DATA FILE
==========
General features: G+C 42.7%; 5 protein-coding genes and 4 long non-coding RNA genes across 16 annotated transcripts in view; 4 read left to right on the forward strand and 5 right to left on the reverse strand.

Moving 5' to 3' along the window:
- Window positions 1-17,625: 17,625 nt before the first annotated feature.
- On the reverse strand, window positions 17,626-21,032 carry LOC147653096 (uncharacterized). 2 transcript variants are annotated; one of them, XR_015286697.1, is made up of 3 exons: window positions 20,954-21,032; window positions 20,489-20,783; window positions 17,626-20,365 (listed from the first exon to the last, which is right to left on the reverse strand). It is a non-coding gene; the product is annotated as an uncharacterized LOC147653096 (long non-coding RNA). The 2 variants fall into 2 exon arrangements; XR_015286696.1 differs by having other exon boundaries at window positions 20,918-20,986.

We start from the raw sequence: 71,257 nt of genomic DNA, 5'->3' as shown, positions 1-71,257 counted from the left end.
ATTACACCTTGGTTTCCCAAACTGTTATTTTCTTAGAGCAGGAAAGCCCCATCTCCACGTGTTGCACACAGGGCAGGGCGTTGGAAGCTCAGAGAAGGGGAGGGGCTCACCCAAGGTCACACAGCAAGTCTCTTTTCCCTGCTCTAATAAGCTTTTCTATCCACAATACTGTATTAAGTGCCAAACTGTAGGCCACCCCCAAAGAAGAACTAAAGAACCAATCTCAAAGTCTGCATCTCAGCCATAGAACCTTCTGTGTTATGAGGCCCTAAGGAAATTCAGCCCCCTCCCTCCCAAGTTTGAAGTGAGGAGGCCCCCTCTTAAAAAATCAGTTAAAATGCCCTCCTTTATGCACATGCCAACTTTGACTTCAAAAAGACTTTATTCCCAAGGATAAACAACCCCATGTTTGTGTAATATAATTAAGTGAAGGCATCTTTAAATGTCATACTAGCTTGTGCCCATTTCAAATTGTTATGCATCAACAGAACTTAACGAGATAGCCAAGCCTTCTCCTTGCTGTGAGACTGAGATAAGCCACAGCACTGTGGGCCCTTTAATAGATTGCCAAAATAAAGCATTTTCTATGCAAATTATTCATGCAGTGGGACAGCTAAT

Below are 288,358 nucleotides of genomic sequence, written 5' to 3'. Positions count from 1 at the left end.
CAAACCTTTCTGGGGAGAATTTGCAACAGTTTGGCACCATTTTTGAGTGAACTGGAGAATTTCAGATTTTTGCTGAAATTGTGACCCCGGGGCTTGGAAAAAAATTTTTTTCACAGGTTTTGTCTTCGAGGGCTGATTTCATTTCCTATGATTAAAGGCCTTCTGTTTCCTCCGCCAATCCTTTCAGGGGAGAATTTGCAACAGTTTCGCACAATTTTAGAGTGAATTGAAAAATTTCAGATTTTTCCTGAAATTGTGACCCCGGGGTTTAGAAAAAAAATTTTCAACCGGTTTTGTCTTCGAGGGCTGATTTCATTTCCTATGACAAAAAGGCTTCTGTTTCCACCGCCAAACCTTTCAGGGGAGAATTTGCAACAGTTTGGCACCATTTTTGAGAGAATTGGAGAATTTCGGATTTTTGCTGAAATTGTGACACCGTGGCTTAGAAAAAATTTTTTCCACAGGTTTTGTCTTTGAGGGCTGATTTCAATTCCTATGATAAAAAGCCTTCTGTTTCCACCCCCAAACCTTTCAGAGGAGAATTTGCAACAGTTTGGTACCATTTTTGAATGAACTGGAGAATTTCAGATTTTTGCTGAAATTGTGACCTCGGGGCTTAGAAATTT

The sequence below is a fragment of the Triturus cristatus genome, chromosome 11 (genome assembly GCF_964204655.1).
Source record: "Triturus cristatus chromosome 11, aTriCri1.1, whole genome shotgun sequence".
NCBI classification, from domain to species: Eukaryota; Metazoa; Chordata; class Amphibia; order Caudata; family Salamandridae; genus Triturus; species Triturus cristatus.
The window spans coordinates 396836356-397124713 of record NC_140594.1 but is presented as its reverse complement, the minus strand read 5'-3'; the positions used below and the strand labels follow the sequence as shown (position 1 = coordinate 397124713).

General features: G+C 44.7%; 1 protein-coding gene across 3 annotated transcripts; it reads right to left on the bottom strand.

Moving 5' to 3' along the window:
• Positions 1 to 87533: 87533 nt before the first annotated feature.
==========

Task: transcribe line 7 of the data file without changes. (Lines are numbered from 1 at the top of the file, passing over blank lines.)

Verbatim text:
Below are 288,358 nucleotides of genomic sequence, written 5' to 3'. Positions count from 1 at the left end.